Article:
California TRUST Act Moving Toward Passage
August 29, 2013

One afternoon in late June, about a hundred people, mostly young Latinos, marched to Escondido Police Department headquarters. They were kicking off a caravan to Sacramento.

"We're pushing for the governor to sign the TRUST Act this year, because it's important," Viviana Gonzalez, an activist and undocumented immigrant, told the crowd. "Communities like Escondido have seen the brunt of what it means to not have something that protects immigrant families."

In Escondido, collaboration between the city's police and federal immigration activists has caused tension in the city's Latino communities for years. Agents have been present at the police department's driver's license and sobriety checkpoints, and in the city's jails.

Activists say this kind collaboration diminishes public safety because immigrants are less likely to trust police or report crime if they fear that interacting with police could get them deported.

Assembly Bill 4, better known as the TRUST Act, is a bill now working its way through the state Legislature that would limit one element of collaboration between federal immigration agents and local law enforcement.

But before explaining how it would work, it helps to know how federal immigration agents get involved after a potentially deportable person is arrested.

At San Diego County's central jail, as in most jails in the state, fingerprints taken during a person's booking process are sent to the FBI, to be run against criminal databases. But since 2009, that information has been sent one other place.

Under the Department of Homeland Security's Secure Communities program, launched in 2008, the FBI now sends information it receives about an arrested individual to the Immigration and Customs Enforcement Agency.

If ICE believes someone in custody at a local jail may be deportable, it sends what's known as an immigration detainer to that jail, a request asking that the person be held for up to two additional days, until an immigration agent arrives to interview and potentially take that person into federal custody. The program has helped the Obama administration deport nearly 2 million immigrants -- a record.

But if passed, the California TRUST Act would prohibit jails from honoring ICE's request for that two-day hold. Local jails would instead be required to release someone in custody as soon as they've posted bail or become otherwise eligible for release, unless that person has been convicted of certain violent or sex crimes.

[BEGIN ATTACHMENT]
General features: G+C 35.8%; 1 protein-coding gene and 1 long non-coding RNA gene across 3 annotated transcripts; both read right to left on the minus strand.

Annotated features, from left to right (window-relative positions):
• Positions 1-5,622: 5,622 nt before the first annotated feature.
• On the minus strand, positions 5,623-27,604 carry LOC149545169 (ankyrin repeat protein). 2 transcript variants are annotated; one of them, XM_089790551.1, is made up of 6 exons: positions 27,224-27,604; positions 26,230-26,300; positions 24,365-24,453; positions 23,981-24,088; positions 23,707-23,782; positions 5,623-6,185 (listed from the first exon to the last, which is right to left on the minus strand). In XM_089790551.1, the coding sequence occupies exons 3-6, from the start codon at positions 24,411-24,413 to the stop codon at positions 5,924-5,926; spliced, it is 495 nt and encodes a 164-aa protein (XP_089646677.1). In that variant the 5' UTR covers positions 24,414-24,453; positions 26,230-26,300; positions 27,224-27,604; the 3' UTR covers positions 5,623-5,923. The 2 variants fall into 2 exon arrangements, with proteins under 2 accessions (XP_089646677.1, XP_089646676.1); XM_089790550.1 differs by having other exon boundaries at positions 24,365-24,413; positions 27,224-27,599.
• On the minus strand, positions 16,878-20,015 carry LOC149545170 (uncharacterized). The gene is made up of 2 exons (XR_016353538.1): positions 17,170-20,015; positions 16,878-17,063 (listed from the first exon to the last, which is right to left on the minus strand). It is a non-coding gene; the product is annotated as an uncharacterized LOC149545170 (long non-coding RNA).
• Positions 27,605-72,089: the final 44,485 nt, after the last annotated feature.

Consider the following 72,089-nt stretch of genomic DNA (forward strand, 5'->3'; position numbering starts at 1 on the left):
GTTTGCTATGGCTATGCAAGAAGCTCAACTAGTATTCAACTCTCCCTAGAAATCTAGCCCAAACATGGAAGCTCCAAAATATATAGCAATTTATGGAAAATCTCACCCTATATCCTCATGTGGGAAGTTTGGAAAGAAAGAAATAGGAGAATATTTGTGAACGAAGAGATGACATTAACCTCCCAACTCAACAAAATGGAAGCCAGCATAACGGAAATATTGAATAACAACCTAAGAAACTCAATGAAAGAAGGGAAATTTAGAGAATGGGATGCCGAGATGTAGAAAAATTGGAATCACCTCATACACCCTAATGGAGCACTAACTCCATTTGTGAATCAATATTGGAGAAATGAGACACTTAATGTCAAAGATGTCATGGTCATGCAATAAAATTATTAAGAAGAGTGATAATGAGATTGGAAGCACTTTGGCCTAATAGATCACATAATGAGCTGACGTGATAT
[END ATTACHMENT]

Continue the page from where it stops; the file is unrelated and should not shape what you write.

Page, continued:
Advocates for the bill think this would correct what they believe is a major problem with Secure Communities program.

"The original intent of this program was to focus on people who have serious convictions," said Jon Rodney, of the California Immigrant Policy Center, which has been vocal in its support for the TRUST Act. "But when we look at these hundred thousand Californians who have been deported, we see that about 7 out of 10 did not have what immigration authorities consider to be the most serious offenses."

ICE officials refused to comment for this story, except in a statement saying that their priority is to deport people who pose threats to public safety.

San Diego's police chief, and others across the state, have supported the TRUST Act.

But San Diego Sheriff Bill Gore has not taken a public stance. The state sheriff's association, however, is opposing the bill.

"You get a request from a federal law enforcement agency, and to say that you should basically willfully disobey, or not cooperate, or thwart that request from law enforcement puts local law enforcement in a difficult situation," said Aaron Maguire, the association's lobbyist.

The sheriff's association also wants the TRUST Act's sponsors to amend it so that, in addition to people convicted of violent or sex crimes, people arrested on suspicion of those crimes could also be held on ICE's behalf, as could anyone with a past deportation order issued against them.

The bill as currently written would not allow local law enforcement to honor an ICE detainer for the mere fact of a previous deportation order, because many past deportations were the result of minor infractions.

Felipe Porcayo's 23-year-old son was arrested last year, after a fight broke out at San Diego's Memorial Park.

"The police investigated everything, and they decided that he wasn't involved," Porcayo said one recent evening, standing in the park. "They didn't charge him with anything. But he was deported anyway."

If the TRUST Act passes, those kinds of deportations may be less likely.

In fact, the bill passed the state Legislature last year. But Governor Jerry Brown vetoed it because while it still allowed people with certain serious convictions to be turned over to ICE, some violent crimes were left out.

This year, the bill's sponsor, Assemblyman Tom Ammiano of San Francisco, has worked with the governor to amend the bill in an effort to ensure the governor's signature. In May, the revised bill passed the Assembly. It now awaits a vote in the Senate before could reach the governor's desk for a second time.